How the Brandon Sun tackles longform
Sitting on the web desk in the middle of the newsroom, I am constantly reminded of our tiny, but extremely talented team at the Sun.
On a regular day, I deal with almost everything that involves the web, but my role as both a product manager and newsroom developer is to listen for good ideas floating around the “Sungeon,” help bring structure to these casual discussions and guide potential ideas into fully-fledged projects.
Being a better listener in the newsroom and learning how to collaborate has been the key to helping bringing these projects to life. In many cases, these stories are self-driven and the success of our work over the last year and a half has allowed us to chase more of these longform features.
In the beginning, we set unrealistic two week deadlines, around the time it would take to ship a production-ready project, which included the time it would take to design, build, test and corral all of the project’s moving parts.
One of the challenges of working in a small newsroom is that on a normal day, I can be tasked with several duties — social programming, community management, homepage curation, which encompass my official title as “online co-ordinator” leaving a few hours, if any at all, to actually code.
It has taken many baby steps to ease the newsroom into this process, but some of the positives include a better understanding that projects often take months to complete, clearer project expectations and deadlines, frequent check-ins in-person and on Slack along with bi-weekly editorial meetings.
Reporters have also been tasked, on a rotating basis, to chase bigger, more ambitious stories that go well beyond the scope of our regular daily reporting in hopes that more collaboration in the newsroom will bring fresh ideas to their beats. These online versions of the story now dictate when the story should be expected to appear in print — and not the other way around.
The reception from our work online has been extremely positive and with each new iteration of our design, we are looking at adding more new and reusable components to our growing library and adjusting our front-end web development tools where we deem appropriate.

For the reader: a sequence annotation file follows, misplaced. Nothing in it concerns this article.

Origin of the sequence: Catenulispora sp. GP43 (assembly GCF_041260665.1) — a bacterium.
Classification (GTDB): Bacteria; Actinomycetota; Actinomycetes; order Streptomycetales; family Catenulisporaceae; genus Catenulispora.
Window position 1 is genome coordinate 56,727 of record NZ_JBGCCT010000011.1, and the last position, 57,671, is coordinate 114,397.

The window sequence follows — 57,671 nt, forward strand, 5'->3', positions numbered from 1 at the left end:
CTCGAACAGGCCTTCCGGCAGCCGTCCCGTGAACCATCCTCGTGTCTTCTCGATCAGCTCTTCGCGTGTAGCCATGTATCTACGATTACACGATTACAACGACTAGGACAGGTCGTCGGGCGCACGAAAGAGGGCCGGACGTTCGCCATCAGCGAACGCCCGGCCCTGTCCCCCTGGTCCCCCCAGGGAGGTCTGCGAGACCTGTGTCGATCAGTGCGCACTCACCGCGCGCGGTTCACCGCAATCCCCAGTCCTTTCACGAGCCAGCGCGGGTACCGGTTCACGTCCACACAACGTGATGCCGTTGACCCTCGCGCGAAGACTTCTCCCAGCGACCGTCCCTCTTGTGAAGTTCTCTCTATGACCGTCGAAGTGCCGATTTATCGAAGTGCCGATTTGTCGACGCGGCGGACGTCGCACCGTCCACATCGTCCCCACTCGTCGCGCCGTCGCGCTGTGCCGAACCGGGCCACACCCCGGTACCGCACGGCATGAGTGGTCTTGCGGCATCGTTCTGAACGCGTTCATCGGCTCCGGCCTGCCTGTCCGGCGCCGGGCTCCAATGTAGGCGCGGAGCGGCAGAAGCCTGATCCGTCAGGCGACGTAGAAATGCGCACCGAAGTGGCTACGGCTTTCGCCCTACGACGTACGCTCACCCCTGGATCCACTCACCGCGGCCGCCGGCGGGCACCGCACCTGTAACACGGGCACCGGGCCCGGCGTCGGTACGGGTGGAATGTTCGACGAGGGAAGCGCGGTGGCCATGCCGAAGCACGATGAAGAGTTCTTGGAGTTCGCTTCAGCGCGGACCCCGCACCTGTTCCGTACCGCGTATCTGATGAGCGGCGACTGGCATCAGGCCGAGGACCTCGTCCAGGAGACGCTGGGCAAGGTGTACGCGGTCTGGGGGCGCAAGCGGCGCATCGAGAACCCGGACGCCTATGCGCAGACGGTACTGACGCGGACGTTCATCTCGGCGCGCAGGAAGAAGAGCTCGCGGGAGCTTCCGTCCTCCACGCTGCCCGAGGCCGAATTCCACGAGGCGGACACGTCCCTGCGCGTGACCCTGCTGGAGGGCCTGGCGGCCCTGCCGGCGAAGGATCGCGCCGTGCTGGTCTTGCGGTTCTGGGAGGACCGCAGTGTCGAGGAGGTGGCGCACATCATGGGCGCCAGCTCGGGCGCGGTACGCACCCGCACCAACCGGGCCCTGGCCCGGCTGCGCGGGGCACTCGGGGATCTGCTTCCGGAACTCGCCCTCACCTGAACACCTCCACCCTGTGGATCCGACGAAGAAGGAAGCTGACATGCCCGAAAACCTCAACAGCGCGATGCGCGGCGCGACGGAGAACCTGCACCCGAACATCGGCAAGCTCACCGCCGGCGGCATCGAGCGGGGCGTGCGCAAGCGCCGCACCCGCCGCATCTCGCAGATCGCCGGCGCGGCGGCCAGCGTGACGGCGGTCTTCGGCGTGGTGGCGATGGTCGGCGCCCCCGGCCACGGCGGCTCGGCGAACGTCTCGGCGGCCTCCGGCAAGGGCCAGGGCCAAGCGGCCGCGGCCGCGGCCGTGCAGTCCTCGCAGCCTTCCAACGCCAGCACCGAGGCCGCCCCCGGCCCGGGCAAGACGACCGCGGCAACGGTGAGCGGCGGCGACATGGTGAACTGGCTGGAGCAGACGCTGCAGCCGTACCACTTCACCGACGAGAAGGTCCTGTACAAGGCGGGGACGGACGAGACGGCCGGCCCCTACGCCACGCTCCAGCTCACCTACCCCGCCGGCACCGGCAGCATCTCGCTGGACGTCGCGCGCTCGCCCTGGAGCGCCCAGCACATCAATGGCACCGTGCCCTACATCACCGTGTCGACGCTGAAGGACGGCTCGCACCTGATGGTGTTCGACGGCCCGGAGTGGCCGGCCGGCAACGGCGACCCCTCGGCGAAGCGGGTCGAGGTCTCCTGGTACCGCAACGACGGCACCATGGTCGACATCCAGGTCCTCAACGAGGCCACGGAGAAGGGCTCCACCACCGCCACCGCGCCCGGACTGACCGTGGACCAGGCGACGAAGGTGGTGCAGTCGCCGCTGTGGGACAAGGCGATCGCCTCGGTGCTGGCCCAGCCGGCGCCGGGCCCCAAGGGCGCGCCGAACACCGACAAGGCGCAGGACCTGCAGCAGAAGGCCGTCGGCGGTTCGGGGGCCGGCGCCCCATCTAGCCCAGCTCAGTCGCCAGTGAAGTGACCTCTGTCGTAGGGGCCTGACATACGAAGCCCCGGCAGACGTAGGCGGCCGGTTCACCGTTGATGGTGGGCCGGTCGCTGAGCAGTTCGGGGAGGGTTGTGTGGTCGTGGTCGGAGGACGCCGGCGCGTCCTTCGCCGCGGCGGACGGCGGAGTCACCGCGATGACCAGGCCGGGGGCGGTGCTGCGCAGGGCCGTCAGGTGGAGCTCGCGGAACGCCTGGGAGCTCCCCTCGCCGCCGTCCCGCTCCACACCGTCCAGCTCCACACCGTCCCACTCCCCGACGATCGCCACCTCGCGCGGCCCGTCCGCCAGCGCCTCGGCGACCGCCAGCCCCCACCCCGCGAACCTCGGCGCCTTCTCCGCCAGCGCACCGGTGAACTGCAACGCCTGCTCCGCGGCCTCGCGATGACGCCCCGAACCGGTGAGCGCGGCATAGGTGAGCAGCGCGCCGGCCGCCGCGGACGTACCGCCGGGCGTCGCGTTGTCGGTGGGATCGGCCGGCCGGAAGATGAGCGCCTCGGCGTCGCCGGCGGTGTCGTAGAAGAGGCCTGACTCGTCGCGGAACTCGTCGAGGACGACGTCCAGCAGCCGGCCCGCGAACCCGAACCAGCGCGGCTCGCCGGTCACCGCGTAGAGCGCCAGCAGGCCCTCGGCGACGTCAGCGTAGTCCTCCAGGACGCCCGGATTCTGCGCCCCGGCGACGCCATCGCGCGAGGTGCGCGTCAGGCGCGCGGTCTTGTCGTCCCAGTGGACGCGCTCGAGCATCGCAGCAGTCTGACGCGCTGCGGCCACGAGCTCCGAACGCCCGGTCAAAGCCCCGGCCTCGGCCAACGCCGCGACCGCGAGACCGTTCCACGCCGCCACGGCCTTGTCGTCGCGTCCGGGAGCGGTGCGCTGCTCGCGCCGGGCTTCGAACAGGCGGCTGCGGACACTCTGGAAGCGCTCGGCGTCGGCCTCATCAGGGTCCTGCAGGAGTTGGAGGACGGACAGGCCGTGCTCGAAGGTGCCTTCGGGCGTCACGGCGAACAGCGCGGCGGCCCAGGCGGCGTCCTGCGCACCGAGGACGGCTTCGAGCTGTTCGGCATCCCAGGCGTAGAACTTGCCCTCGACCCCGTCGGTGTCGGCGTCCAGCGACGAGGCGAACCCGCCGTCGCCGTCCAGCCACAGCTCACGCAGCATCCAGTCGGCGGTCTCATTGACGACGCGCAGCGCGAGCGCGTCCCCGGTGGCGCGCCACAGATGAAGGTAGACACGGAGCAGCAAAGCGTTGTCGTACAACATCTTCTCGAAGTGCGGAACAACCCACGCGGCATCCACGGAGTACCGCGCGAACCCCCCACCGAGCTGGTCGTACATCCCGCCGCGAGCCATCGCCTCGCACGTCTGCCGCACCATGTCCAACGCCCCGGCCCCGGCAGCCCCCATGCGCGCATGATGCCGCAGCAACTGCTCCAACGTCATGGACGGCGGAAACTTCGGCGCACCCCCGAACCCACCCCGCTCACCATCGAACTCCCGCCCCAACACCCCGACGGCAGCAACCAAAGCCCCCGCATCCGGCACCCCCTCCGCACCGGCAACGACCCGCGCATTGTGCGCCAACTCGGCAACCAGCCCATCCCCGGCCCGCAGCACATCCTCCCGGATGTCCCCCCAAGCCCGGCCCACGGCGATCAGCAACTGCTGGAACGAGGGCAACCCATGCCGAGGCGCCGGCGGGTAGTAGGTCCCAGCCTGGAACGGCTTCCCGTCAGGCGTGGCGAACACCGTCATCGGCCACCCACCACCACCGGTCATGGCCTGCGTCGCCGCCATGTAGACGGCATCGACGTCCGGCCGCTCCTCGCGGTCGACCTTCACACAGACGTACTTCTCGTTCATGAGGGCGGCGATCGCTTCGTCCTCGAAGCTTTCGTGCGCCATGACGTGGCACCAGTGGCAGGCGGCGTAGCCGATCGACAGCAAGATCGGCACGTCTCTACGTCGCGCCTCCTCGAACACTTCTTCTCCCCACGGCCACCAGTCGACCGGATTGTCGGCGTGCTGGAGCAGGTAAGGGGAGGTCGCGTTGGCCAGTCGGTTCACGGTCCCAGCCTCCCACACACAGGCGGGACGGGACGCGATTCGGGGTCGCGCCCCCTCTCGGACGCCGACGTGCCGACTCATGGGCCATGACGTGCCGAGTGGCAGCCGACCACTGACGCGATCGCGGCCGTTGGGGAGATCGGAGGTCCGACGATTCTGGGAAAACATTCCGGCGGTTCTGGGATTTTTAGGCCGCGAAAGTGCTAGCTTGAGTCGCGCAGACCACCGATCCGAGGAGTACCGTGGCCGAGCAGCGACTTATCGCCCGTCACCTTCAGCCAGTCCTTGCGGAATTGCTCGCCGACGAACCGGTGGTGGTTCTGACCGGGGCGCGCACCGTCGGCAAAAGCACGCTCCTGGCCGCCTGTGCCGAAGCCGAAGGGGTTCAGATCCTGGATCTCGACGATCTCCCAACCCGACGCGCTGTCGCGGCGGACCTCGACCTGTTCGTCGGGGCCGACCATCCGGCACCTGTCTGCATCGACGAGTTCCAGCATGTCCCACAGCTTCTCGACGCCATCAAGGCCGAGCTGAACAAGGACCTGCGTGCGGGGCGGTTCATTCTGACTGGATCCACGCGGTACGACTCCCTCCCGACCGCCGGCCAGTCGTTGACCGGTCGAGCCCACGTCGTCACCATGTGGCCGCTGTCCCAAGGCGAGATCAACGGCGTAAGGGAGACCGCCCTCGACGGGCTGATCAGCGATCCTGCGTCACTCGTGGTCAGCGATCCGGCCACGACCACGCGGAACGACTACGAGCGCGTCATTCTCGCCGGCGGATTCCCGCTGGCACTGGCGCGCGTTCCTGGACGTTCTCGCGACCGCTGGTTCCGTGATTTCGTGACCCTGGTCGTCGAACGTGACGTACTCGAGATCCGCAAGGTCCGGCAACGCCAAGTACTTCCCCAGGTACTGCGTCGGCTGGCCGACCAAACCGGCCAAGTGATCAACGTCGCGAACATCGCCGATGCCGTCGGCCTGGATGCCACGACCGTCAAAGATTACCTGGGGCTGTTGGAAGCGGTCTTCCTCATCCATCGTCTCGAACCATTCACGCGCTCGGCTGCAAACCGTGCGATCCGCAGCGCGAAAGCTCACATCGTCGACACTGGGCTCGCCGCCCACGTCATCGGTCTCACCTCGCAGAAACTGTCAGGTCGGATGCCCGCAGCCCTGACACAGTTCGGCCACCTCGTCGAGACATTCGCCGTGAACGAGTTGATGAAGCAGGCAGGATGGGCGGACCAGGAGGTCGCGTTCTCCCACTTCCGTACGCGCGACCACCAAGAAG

In developing these one-page sites, we have made some distinct editorial choices from our sister publication, the Winnipeg Free Press.
These choices give us the freedom to work in a front-end dev environment we are familiar with, instead of being forced into the constraints of our current Java-based content management system.
Currently, Gulp, Sass and Amazon S3 play a big part in our projects, but in the near future we are looking into using Jekyll, Bootstrap and Webpack to help scaffold our sites, along with developing our own style guide to create a more consistent and cohesive style in print and online.
For reporters new to this process, the work still left to be done well after their story was written was eye-opening.
Now, when talking about these projects our conversations range from iterative design to improving user experience and the best approaches to sharing our content online — and we admit we still have a long way to go.
During this yearlong process, I’ve become much better at jumping into the conversation earlier to get a head start on planning and also not being afraid to ask for what is needed as the project nears completion.
In doing so, we’ve been able to improve on our projects each time, beginning with “Breaking Faith”, “The Runaways” and culminating in “A Brother’s Secret” — the third and most polished version of the template.
Our next big project, a short documentary series will put the spotlight on western Manitoba’s veterans, who were recently awarded France’s highest honour for their sacrifices in Normandy during the Second World War.